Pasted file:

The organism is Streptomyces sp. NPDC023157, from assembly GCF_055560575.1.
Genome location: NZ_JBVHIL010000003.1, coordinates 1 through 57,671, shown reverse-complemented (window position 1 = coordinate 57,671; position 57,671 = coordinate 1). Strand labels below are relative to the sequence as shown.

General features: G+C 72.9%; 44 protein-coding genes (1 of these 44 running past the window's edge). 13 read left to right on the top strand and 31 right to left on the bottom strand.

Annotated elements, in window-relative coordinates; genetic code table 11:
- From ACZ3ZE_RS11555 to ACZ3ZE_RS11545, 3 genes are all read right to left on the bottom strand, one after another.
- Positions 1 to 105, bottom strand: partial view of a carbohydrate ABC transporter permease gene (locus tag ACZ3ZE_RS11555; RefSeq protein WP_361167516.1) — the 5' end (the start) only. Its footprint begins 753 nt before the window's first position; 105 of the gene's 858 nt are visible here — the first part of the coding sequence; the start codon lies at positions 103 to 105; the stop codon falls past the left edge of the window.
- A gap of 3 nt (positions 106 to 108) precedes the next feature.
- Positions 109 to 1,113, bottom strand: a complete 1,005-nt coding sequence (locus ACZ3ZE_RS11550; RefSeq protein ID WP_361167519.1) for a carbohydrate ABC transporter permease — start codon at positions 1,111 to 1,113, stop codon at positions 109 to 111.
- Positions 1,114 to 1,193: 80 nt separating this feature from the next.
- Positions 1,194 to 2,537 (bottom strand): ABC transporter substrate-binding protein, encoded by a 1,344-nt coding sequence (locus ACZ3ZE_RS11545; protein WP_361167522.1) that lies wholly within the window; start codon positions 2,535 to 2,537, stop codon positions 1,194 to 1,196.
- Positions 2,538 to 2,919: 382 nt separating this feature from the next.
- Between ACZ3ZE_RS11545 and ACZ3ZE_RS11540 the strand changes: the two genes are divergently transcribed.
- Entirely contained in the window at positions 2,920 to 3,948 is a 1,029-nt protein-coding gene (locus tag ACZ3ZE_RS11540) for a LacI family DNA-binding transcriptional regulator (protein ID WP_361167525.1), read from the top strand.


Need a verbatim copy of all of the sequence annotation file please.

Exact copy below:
The organism is Streptomyces sp. NPDC023157, from assembly GCF_055560575.1.
Genome location: NZ_JBVHIL010000003.1, coordinates 1 through 57,671, shown reverse-complemented (window position 1 = coordinate 57,671; position 57,671 = coordinate 1). Strand labels below are relative to the sequence as shown.

General features: G+C 72.9%; 44 protein-coding genes (1 of these 44 running past the window's edge). 13 read left to right on the top strand and 31 right to left on the bottom strand.

Annotated elements, in window-relative coordinates; genetic code table 11:
- From ACZ3ZE_RS11555 to ACZ3ZE_RS11545, 3 genes are all read right to left on the bottom strand, one after another.
- Positions 1 to 105, bottom strand: partial view of a carbohydrate ABC transporter permease gene (locus tag ACZ3ZE_RS11555; RefSeq protein WP_361167516.1) — the 5' end (the start) only. Its footprint begins 753 nt before the window's first position; 105 of the gene's 858 nt are visible here — the first part of the coding sequence; the start codon lies at positions 103 to 105; the stop codon falls past the left edge of the window.
- A gap of 3 nt (positions 106 to 108) precedes the next feature.
- Positions 109 to 1,113, bottom strand: a complete 1,005-nt coding sequence (locus ACZ3ZE_RS11550; RefSeq protein ID WP_361167519.1) for a carbohydrate ABC transporter permease — start codon at positions 1,111 to 1,113, stop codon at positions 109 to 111.
- Positions 1,114 to 1,193: 80 nt separating this feature from the next.
- Positions 1,194 to 2,537 (bottom strand): ABC transporter substrate-binding protein, encoded by a 1,344-nt coding sequence (locus ACZ3ZE_RS11545; protein WP_361167522.1) that lies wholly within the window; start codon positions 2,535 to 2,537, stop codon positions 1,194 to 1,196.
- Positions 2,538 to 2,919: 382 nt separating this feature from the next.
- Between ACZ3ZE_RS11545 and ACZ3ZE_RS11540 the strand changes: the two genes are divergently transcribed.
- Entirely contained in the window at positions 2,920 to 3,948 is a 1,029-nt protein-coding gene (locus tag ACZ3ZE_RS11540) for a LacI family DNA-binding transcriptional regulator (protein ID WP_361167525.1), read from the top strand.